Weird: 40% Of EV Charging Stations In Los Angeles Did Not Work

One would think that a place like LA would have operational charging stations, considering that California was the first state to mandate all of the peasants having to forgo petrol cars, well before Let’s Go Biden pushed his mandate

No Juice: WSJ Columnist Finds 40% of EV Chargers She Tried in LA County Were Out of Service

Wall Street Journal journalist who owns an electric vehicle (EV) was dismayed to find that about 40 percent of the chargers she tried throughout LA county were out of service. A troubling data point for car companies and government officials claiming that the entire country will soon go electric.

A test of 30 non-Tesla fast-charging stations in LA County, the EV capital of America, revealed that at least 40 percent of them had some type of issue, according to a report by the Wall Street Journal.

“From the beach in Santa Monica to parking garages under Rodeo Drive, my video producer Adam Falk and I visited 30 different non-Tesla DC fast-charger stations in a Rivian R1T pickup. I ran into problems at 13 of them — that’s over 40%. Oof is right,” WSJ columnist and EV owner Joanna Stern wrote.

The WSJ columnist added that she had deliberately limited the experiment to Level 3 chargers, noting, “I ignored the more common chargers known as Level 2 because they’re just too slow for quick fill-ups.”

Stern explained that she came across “three problem categories” during her testing expedition: first, the charging station was broken, second, there was a problem with payment, such as it being rejected, and third, there was a software error between the charger and the vehicle.

In fairness, while this was a random check, it could have been just bad luck. That happens. Most likely not, though. If the chargers are not working properly in the middle and upper class areas in the LA region, what makes you think the ones in the working class areas (not that they will put many in) will work?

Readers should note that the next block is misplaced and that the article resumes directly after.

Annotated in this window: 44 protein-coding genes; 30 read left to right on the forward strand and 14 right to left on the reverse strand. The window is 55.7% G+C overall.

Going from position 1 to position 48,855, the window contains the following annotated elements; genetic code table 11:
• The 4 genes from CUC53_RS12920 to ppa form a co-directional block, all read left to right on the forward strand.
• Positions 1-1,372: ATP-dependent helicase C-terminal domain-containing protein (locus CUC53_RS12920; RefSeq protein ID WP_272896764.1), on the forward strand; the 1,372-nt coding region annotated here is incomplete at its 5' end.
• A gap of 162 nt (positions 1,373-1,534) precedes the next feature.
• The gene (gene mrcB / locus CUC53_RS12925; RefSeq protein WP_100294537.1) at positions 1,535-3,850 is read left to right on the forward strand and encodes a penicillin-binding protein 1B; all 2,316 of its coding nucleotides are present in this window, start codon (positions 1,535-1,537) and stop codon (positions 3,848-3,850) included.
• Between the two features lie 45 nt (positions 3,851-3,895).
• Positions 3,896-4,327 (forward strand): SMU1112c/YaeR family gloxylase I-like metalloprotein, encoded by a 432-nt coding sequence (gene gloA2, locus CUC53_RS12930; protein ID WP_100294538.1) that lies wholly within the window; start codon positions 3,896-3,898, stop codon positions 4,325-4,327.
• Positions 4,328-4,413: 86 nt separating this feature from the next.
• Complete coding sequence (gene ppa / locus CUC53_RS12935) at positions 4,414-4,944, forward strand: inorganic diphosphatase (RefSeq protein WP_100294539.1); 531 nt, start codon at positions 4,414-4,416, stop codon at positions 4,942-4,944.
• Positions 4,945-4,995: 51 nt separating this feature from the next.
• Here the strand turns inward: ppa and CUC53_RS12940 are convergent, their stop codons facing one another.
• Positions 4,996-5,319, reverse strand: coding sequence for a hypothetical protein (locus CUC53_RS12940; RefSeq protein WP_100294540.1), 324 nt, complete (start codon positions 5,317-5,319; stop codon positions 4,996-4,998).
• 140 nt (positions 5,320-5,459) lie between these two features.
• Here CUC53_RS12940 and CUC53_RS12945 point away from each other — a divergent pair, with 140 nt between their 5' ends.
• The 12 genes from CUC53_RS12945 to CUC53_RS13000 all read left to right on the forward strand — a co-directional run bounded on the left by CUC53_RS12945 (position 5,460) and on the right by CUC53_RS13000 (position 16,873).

“After  I repeatedly tried the credit-card reader with several different cards, the system demanded: ‘CASH ONLY,’” she wrote. “As if this was some hot-dog stand in the park — except there’s no money slot!”

Cash only. I cannot remember the last time I paid cash for gas. Or, heck, for most things these days.

Canada’s support for EV battery plants to cost C$5.8 bln more than announced -watchdog

Canada’s support for the construction of three of the country’s largest electric vehicle (EV) battery manufacturing factories is estimated to cost C$5.8 billion ($4.2 billion) more than initially announced, the country’s independent budgetary watchdog said on Friday.

Shocking! Of course, when government is involved they’re always going to get hit up for more money.

Would this one-seater electric car be enough for you?

Japan is king of the kei cars, or small-format vehicles designed mostly for urban use. But local startup KG Motors is taking that miniaturization to a whole new level with its one-seater electric car.

Inspired by North American startups, KG Motors CEO Kusunoki Kazunari explained that he wanted to bring the same kind of automotive entrepreneurial spirit to Japan, a company dominated by a few large automakers.

Designed for city use, it reaches a top speed of 60 km/h (37 mph) and features just a single seat in a center drive format.